In his South Knoxville home (attached to the aforementioned garage/ studio), he lives with his wife Subagh, a painter and yoga teacher, their 3-year-old son Rama Elijah, and his son from a previous marriage, 13-year-old Gurudev Jeremiah, who’s quite comfortable working on his computer amid his father’s clutter of audio gear and odd jobs. For the Moog collection, Ball has been concentrating his efforts on 40 of the most historically important tapes—out of more than 300—since the preservation grant award by the Grammy Foundation only covers that many. “I’m going to stretch it and do a few more than that, mostly as a gift to the foundation, but I can’t eat and do all 300 tapes,” he says.
First, Ball must assess the condition of each tape; if it’s moldy or has “sticky shed syndrome” (where the tape sticks to itself ), he actually bakes the tapes at a low temperature to remove the moisture. Second, after cleaning, he puts the tape on the appropriate player and sets playback levels and analog-to-digital converters to get the best possible sound before putting them on hard drives. Third, he does clerical work, embedding metadata into each file and documenting everything he’s done for each recording.
So what’s on the tapes? For electronic-music historians, it’s a treasure trove:
• “The Sound of the Moog,” which is the original demo record that Bob Moog sent out when he started manufacturing synthesizers in the late ’60s.
• A 1970 concert by galactic jazz artist Sun Ra, possibly one of the very first to use a MiniMoog live.
• Wendy Carlos performing on The Dick Cavett Show in 1970, as well as a quad recording of her 1972 album Sonic Seasonings, which prefigured ambient music.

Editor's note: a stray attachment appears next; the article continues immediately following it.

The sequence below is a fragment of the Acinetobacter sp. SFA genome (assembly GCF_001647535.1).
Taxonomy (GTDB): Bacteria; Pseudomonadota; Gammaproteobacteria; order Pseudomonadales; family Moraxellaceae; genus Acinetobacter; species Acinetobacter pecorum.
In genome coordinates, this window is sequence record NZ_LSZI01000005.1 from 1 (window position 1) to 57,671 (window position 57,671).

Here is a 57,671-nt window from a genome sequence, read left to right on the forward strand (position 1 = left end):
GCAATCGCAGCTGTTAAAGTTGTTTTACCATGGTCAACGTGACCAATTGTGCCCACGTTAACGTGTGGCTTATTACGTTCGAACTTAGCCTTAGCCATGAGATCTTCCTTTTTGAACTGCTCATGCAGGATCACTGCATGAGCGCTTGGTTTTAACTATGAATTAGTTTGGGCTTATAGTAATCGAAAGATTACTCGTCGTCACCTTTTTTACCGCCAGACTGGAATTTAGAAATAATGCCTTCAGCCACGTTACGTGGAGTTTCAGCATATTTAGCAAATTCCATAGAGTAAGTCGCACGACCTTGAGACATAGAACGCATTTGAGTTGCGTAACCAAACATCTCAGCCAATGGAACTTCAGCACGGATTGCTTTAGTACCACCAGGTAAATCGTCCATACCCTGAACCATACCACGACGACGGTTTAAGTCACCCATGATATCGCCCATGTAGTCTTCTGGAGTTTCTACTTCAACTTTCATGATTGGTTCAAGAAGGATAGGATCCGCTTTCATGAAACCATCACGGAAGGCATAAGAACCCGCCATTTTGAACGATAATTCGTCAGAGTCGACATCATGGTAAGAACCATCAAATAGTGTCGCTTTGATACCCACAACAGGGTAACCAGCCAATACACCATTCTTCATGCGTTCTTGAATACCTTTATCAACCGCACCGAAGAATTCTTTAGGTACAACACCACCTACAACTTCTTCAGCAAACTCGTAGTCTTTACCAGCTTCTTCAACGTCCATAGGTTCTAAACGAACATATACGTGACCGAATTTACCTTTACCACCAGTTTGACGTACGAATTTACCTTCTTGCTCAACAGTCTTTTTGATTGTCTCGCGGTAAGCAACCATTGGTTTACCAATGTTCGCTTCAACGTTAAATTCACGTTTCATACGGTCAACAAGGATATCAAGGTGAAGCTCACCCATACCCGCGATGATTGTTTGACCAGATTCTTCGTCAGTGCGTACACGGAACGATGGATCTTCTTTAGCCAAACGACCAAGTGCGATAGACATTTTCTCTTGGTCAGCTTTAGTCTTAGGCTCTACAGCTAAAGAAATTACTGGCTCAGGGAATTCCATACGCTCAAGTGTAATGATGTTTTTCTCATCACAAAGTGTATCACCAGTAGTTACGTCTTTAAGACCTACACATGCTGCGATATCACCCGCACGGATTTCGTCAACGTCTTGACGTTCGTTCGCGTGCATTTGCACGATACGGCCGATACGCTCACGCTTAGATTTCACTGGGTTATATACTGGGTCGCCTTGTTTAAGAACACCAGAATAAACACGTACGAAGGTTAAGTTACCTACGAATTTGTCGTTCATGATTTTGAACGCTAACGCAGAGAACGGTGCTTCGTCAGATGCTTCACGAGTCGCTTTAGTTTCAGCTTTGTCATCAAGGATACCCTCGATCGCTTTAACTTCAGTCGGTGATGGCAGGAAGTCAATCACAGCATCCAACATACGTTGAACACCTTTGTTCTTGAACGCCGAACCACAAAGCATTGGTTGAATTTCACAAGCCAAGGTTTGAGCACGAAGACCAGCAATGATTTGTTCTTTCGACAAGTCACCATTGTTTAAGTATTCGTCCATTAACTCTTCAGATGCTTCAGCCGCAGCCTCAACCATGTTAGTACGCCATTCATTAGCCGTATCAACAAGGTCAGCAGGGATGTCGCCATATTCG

• A tape from Herb Deutsch labeled “First Compositions With Moog,” which may be just that. (“So tune in next week, and we’ll see what’s on there—because I don’t know,” Ball says.)
But so far, Ball is still most visibly excited by the 84-minute how-to tape made by Bob Moog for his collaborator, Deutsch. The experimental composer—who had built a theremin in 1962 based on Moog’s design—had originally asked his friend the electrical engineer to make a “portable electronic music studio” for musicians (while they were dining at a Greenwich Village restaurant). Later that year, Moog sent him the first modular synthesizer—along with taped instructions on how to use it. Over 40 years later, Deutsch donated that original tape to the Bob Moog Foundation, and Ball’s mind is still being blown.
“He started naming things, like ‘This is a range switch,’ and to change the octave, it’s ‘8-foot, 4-foot, 1-foot,’ which are like pipe organs. And to this day, that’s the way synthesizers are. So in this moment, he was giving names to controls that became the standard.
“You know, we weren’t there when someone invented the piano or Stradivarius figured out what he was doing, but we have a recording of this inventor talking about these names. I find that to be very profound,” he says.